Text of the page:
Early projections in the Juneau School District budget for the 2012 fiscal year show a shortfall of anywhere between $4.8 and $6.1 million.
The funding picture the school's budget committee - which consists of administrators, board members, public appointees and district-related bargaining units - looked at uses enrollment projections from FY 2011, which were estimated at 5,039. Given the current enrollment is 5,003, the school district is likely facing a higher deficit once new enrollment estimates come out.
Superintendent Glenn Gelbrich told the committee there are three outlooks based on what funding structure the legislature decides on. He said the optimistic view looks at the best-case scenario to come out of the legislature. The middle view is if the legislature changes nothing. And the low-funding view is if the legislature reduces education funding.
"These aren't figures we pulled from nowhere," he said. "We're hearing conversation about flat funding. ... I think it's important for us to recognize the temptation in a budget reduction mode, which is pretty certain, to whittle away."
Gelbrich said the reason the enrollment numbers haven't been adjusted is because they want to work with one set of figures until new projections are out. He said if they keep adapting them throughout the budget process, it makes the district look like they are "playing" with the numbers.
Gelbrich's recommendation to the committee is to remember the five key points in the strategic plan and fiscally support them. He said a list will be drafted of specific programs and costs in each of those categories.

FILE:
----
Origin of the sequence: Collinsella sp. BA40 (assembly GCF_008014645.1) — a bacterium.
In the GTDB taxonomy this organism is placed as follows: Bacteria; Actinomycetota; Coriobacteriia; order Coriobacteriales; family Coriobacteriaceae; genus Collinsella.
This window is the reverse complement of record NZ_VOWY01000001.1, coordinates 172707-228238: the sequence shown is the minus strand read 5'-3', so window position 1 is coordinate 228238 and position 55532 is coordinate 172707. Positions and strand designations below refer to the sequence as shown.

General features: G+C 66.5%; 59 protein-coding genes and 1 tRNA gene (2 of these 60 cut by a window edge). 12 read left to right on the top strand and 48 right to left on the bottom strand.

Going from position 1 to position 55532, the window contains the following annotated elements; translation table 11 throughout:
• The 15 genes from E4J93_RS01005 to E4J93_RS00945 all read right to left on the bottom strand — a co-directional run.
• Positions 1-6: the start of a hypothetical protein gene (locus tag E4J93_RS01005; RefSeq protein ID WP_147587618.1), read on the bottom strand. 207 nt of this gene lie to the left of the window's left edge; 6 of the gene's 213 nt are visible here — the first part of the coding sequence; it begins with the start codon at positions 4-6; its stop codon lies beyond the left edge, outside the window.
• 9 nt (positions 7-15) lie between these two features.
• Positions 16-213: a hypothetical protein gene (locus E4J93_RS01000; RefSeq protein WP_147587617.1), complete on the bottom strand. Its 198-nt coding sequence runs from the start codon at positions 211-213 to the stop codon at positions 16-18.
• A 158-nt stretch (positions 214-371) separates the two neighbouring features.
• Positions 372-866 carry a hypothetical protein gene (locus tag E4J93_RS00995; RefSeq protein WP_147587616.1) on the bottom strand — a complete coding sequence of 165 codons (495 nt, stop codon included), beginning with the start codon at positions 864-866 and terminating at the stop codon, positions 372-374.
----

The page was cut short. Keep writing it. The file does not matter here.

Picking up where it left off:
"What are the key leverage points to move the needle on student achievement?" he asked. "We really better get focused. Our revenue would suggest we better."
Gelbrich said he wasn't asking the committee to agree with him, but urged it to consider his opinion when making budget-cutting decisions. He said ultimately, the school board will follow the recommendations of the committee.
Gelbrich also pointed out most school districts in the state went through this last year and weren't as fortunate. He said the city is a great partner, whereas in other communities that support has waned.
David Means, district director of administrative services, showed a pie graph of where the district's expenditures lie. Four percent is spent on mandatory things like facilities and utilities, 6 percent on other budget areas and 90 percent on personnel.
Means said the district is looking at a $3 million increase in costs between all employee groups next year, American Recovery and Reinvestment Act and other short-term grant funds are ending this year and health insurance costs and other standnard expenditures will likely increase.
Additionally, employees with union contracts will receive automatic pay raises per their contracts. Gelbrich said he won't consider asking the unions to renegotiate and will honor those agreements made in good faith. He said they will renegotiate if the unions approach them. All three union contracts are up for renewal next year.
Committee Member Laurie Berg said that if they got another 40-60 students, that would be an increase of a couple of million dollars, but she also was concerned about the possibility of losing that many students.
Means said the need for additional staff decreases along with enrollment.
"It's a grim reality of what we have in front of us," school board president Sally Saddler said. "I hope we develop prioritization."
Committee members specifically focused on the priority of getting students in kindergarten through third grade to be proficient, habitual readers. So any program within the district working toward that goal should stay and/or be enhanced. The committee focused in on the foundation skills and a suggestion was to reduce electives at the high schools to narrow the focus on educating every graduate to have the necessary skills to succeed beyond high school.
Committee member Laird Jones said that in addition to building the foundation with K-3 students, high expectations are needed at all levels. He added that the fundamentals, like critical-thinking literacy skills, are absolutely essential to succeed in college.
The next budget committee meeting is scheduled for 6 p.m. Dec. 16 at Juneau-Douglas High School in room 206.
Contact reporter Sarah Day at 523-2279 or at firstname.lastname@example.org.